TRASH-IN TRASH-OUT (PART III)
Read the last four key points on consolidation!
7) MONITORING THE PROCESS
So, you have convinced them to fill in your form. But if you want to be sure that the process has been worked through, you need to control that information is consistent. And no, you don’t have to do it manually.Try instead benefitting from your new CPM, drafting a flow chart of data entry activities that contributors have to validate to consider their job done. Naturally, you can’t only trust your colleagues. A little help could come from your software, introducing a system of cross-control checks on the numbers. The only risk now is that someone can fill in your forms just to satisfy your automatic checks. Training and motivation, as I told you before, are your best allies in this battle.
8) ONE SOURCE. ONE DATA. ONE TIME.
“But I have already given this detail to your colleague!” This is one of the most common replies I have heard in my career. The fact is that many people in your financial department are interested in the same numbers for various purposes: consolidated balance sheet, Corporate Social Responsibility report, Enterprise Risk Management processes. Maybe those people work for the same director. Maybe not. And that’s the most recurrent case. The need for an integrated all-purpose CPM solution resides in the fact that there are common areas of information in which many departments are interested in. The request of the same information by different actors may sound strange and unmotivated. And as you already know, motivation is the first request to obtain a consistent set of data. The effort which could be made on those areas can take two different forms. The better one is operating on the same database with a common platform which could retrieve ad work on the same data for any specific purpose. The other one is building interface between systems. Even if the second method could seem more attainable, the risk is that the set of data that is built for a particular purpose, needs to be revised and enriched in order to satisfy your needs. And once again you would have to ask the same thing to your contributor again.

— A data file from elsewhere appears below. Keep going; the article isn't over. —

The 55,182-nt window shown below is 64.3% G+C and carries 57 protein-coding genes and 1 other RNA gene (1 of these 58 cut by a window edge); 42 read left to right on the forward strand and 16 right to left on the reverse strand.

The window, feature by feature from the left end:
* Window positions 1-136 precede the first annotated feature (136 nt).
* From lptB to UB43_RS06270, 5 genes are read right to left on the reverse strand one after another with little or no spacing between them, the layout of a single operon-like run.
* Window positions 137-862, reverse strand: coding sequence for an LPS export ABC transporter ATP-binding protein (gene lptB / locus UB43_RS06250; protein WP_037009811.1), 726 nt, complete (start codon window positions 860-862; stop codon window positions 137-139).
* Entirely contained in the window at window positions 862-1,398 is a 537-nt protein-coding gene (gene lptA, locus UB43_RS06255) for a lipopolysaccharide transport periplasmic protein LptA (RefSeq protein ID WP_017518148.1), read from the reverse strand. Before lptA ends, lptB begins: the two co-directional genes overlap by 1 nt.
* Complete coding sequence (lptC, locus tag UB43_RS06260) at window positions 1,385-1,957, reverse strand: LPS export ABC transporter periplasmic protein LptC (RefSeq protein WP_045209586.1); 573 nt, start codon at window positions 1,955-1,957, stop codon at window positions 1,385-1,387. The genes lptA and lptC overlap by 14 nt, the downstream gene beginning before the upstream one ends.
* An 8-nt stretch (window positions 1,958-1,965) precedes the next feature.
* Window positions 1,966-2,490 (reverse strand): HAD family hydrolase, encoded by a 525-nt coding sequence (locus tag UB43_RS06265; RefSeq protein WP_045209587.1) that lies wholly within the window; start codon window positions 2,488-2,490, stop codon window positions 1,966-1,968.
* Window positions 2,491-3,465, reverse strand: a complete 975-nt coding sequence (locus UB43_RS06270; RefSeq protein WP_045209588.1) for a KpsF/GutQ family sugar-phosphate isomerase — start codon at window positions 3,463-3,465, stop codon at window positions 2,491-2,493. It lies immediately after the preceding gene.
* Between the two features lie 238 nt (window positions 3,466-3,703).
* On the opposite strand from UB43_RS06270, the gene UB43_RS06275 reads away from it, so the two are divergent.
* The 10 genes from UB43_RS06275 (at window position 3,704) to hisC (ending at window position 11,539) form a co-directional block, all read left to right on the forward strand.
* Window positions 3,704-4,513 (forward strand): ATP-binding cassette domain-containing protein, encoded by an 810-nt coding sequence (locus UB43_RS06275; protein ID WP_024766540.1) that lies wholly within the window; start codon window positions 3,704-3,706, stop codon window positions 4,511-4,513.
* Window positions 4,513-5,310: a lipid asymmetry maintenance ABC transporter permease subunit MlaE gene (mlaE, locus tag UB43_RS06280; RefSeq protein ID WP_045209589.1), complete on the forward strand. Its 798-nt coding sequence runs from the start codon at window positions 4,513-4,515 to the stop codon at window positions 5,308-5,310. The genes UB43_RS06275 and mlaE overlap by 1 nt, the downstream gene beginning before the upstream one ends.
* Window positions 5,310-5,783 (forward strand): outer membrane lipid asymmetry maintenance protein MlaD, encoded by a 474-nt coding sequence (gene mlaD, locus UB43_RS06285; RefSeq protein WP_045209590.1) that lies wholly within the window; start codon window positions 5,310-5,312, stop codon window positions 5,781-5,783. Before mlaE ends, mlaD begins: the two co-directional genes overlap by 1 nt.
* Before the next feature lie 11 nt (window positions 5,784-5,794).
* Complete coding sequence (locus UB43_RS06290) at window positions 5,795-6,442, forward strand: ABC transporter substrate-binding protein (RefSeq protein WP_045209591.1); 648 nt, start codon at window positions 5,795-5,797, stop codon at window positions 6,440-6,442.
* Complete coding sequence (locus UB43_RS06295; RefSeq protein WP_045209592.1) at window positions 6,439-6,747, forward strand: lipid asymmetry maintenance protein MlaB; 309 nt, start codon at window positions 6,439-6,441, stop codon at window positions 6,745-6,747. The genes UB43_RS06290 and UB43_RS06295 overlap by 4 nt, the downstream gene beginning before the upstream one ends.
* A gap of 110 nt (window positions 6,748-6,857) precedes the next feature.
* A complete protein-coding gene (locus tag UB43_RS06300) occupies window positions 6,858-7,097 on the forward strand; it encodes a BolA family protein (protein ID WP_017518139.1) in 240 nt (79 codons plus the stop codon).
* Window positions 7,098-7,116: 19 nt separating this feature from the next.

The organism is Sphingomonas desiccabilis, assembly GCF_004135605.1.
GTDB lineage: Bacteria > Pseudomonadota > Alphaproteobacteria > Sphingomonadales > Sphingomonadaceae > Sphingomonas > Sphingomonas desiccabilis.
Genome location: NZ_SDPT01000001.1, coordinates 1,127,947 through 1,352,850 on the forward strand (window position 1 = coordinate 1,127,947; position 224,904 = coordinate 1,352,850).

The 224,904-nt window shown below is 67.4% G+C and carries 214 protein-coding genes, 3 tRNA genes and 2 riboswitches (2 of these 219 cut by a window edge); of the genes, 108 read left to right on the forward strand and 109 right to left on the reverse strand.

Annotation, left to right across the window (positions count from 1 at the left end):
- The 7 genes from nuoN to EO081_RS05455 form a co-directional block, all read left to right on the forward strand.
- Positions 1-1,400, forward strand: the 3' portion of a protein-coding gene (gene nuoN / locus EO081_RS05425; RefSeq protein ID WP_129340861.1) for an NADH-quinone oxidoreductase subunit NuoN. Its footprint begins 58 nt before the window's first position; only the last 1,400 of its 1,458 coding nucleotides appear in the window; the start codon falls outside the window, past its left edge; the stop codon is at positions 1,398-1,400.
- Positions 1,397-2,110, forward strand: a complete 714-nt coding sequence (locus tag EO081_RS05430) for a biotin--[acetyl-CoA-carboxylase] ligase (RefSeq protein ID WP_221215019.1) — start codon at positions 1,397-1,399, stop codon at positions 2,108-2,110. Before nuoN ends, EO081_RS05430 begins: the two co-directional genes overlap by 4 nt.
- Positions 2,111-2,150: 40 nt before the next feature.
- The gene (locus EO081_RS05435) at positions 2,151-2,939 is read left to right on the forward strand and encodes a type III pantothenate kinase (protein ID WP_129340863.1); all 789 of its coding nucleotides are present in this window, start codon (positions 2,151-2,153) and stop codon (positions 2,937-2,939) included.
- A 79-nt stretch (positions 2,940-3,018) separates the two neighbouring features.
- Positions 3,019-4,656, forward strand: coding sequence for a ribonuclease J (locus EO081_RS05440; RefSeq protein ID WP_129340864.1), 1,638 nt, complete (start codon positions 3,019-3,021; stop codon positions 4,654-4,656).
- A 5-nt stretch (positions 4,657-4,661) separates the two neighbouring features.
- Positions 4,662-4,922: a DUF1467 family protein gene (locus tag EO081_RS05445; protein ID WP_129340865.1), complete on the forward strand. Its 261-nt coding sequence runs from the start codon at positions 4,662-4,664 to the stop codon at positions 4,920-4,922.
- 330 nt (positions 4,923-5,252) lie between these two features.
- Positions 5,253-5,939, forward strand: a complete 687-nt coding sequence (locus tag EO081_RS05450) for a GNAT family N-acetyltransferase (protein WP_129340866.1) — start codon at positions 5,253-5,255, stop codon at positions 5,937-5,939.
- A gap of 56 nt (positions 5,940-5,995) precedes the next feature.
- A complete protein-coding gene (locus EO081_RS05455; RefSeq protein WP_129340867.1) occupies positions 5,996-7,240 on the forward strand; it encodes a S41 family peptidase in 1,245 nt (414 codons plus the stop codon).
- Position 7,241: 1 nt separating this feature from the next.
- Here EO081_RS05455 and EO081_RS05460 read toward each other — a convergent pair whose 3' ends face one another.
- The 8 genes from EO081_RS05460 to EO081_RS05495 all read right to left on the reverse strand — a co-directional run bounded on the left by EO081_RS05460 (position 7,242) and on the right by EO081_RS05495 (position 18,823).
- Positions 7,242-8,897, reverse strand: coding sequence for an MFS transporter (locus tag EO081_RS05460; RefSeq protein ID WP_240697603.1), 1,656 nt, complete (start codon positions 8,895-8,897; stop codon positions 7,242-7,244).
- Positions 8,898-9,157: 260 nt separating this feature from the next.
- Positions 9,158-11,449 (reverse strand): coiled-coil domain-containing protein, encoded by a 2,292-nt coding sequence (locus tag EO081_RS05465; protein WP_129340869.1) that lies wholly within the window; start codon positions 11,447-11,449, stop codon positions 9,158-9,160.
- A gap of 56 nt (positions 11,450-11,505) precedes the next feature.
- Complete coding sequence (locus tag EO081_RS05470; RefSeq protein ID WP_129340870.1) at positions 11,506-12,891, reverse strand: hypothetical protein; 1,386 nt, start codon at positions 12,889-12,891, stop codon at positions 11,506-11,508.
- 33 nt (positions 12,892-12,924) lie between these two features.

9) NO MANUAL INTERVENTION
Information is power. Transferring data on automated archives means sharing information, thus empowering your organization. But that also means loss of power.
Legends tell us that mankind invented desk drawers to hide pieces of information that would be inserted manually on report on request. I know you like respecting your own old customs and traditions. But if you really want to succeed with your data flow, please feed the system, not your drawer. And finally…
10) ALL FIELDS ARE MANDATORY
“But do I have to fill in all those fields?” If you have designed your reporting package following the last mentioned rules, your answer can be nothing but “YES”.
What are your experiences in the field?
(view this post also on CCH Tagetik blog)